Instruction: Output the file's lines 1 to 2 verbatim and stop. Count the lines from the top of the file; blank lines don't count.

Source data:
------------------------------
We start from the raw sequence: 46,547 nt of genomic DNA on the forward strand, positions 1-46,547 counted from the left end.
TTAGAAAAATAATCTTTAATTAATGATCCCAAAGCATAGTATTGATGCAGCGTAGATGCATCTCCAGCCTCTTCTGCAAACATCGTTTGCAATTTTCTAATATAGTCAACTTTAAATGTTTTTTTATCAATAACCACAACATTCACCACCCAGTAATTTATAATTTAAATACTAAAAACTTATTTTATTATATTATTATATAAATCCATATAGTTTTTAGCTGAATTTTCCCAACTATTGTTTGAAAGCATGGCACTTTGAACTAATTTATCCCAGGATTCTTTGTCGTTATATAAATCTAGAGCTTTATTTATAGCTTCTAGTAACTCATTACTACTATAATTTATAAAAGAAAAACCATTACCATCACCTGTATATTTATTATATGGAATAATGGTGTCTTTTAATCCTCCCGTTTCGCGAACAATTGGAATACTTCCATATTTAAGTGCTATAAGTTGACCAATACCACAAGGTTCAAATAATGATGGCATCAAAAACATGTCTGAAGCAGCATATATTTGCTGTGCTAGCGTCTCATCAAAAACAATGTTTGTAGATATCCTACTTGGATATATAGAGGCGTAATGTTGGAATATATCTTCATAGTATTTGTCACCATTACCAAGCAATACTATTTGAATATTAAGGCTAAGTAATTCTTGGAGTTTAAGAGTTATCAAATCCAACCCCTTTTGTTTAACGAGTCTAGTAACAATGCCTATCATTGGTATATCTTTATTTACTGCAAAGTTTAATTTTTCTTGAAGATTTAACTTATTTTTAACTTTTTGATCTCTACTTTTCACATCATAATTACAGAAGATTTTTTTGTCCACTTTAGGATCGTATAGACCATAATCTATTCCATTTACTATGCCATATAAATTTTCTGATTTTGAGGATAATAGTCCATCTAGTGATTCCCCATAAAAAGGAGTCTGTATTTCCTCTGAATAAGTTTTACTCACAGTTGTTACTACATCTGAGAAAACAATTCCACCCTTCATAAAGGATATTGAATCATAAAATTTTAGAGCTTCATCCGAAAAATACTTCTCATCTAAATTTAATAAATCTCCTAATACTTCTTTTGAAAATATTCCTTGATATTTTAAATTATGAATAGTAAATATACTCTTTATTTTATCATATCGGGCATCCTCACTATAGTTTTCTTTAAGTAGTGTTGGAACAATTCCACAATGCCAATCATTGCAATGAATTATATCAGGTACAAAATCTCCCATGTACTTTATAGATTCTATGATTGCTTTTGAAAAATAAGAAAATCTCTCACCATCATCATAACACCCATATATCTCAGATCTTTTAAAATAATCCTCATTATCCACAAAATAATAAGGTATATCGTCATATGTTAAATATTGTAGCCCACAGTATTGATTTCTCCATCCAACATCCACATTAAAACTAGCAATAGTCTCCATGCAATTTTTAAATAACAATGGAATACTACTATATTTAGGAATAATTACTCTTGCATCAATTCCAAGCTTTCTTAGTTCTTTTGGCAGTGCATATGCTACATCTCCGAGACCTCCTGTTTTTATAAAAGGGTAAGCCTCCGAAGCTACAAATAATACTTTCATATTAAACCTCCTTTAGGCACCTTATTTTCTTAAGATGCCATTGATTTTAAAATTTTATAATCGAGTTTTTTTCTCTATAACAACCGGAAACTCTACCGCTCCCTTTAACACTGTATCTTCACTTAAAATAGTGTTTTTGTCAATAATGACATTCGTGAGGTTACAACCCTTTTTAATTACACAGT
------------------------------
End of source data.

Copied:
We start from the raw sequence: 46,547 nt of genomic DNA on the forward strand, positions 1-46,547 counted from the left end.
TTAGAAAAATAATCTTTAATTAATGATCCCAAAGCATAGTATTGATGCAGCGTAGATGCATCTCCAGCCTCTTCTGCAAACATCGTTTGCAATTTTCTAATATAGTCAACTTTAAATGTTTTTTTATCAATAACCACAACATTCACCACCCAGTAATTTATAATTTAAATACTAAAAACTTATTTTATTATATTATTATATAAATCCATATAGTTTTTAGCTGAATTTTCCCAACTATTGTTTGAAAGCATGGCACTTTGAACTAATTTATCCCAGGATTCTTTGTCGTTATATAAATCTAGAGCTTTATTTATAGCTTCTAGTAACTCATTACTACTATAATTTATAAAAGAAAAACCATTACCATCACCTGTATATTTATTATATGGAATAATGGTGTCTTTTAATCCTCCCGTTTCGCGAACAATTGGAATACTTCCATATTTAAGTGCTATAAGTTGACCAATACCACAAGGTTCAAATAATGATGGCATCAAAAACATGTCTGAAGCAGCATATATTTGCTGTGCTAGCGTCTCATCAAAAACAATGTTTGTAGATATCCTACTTGGATATATAGAGGCGTAATGTTGGAATATATCTTCATAGTATTTGTCACCATTACCAAGCAATACTATTTGAATATTAAGGCTAAGTAATTCTTGGAGTTTAAGAGTTATCAAATCCAACCCCTTTTGTTTAACGAGTCTAGTAACAATGCCTATCATTGGTATATCTTTATTTACTGCAAAGTTTAATTTTTCTTGAAGATTTAACTTATTTTTAACTTTTTGATCTCTACTTTTCACATCATAATTACAGAAGATTTTTTTGTCCACTTTAGGATCGTATAGACCATAATCTATTCCATTTACTATGCCATATAAATTTTCTGATTTTGAGGATAATAGTCCATCTAGTGATTCCCCATAAAAAGGAGTCTGTATTTCCTCTGAATAAGTTTTACTCACAGTTGTTACTACATCTGAGAAAACAATTCCACCCTTCATAAAGGATATTGAATCATAAAATTTTAGAGCTTCATCCGAAAAATACTTCTCATCTAAATTTAATAAATCTCCTAATACTTCTTTTGAAAATATTCCTTGATATTTTAAATTATGAATAGTAAATATACTCTTTATTTTATCATATCGGGCATCCTCACTATAGTTTTCTTTAAGTAGTGTTGGAACAATTCCACAATGCCAATCATTGCAATGAATTATATCAGGTACAAAATCTCCCATGTACTTTATAGATTCTATGATTGCTTTTGAAAAATAAGAAAATCTCTCACCATCATCATAACACCCATATATCTCAGATCTTTTAAAATAATCCTCATTATCCACAAAATAATAAGGTATATCGTCATATGTTAAATATTGTAGCCCACAGTATTGATTTCTCCATCCAACATCCACATTAAAACTAGCAATAGTCTCCATGCAATTTTTAAATAACAATGGAATACTACTATATTTAGGAATAATTACTCTTGCATCAATTCCAAGCTTTCTTAGTTCTTTTGGCAGTGCATATGCTACATCTCCGAGACCTCCTGTTTTTATAAAAGGGTAAGCCTCCGAAGCTACAAATAATACTTTCATATTAAACCTCCTTTAGGCACCTTATTTTCTTAAGATGCCATTGATTTTAAAATTTTATAATCGAGTTTTTTTCTCTATAACAACCGGAAACTCTACCGCTCCCTTTAACACTGTATCTTCACTTAAAATAGTGTTTTTGTCAATAATGACATTCGTGAGGTTACAACCCTTTTTAATTACACAGT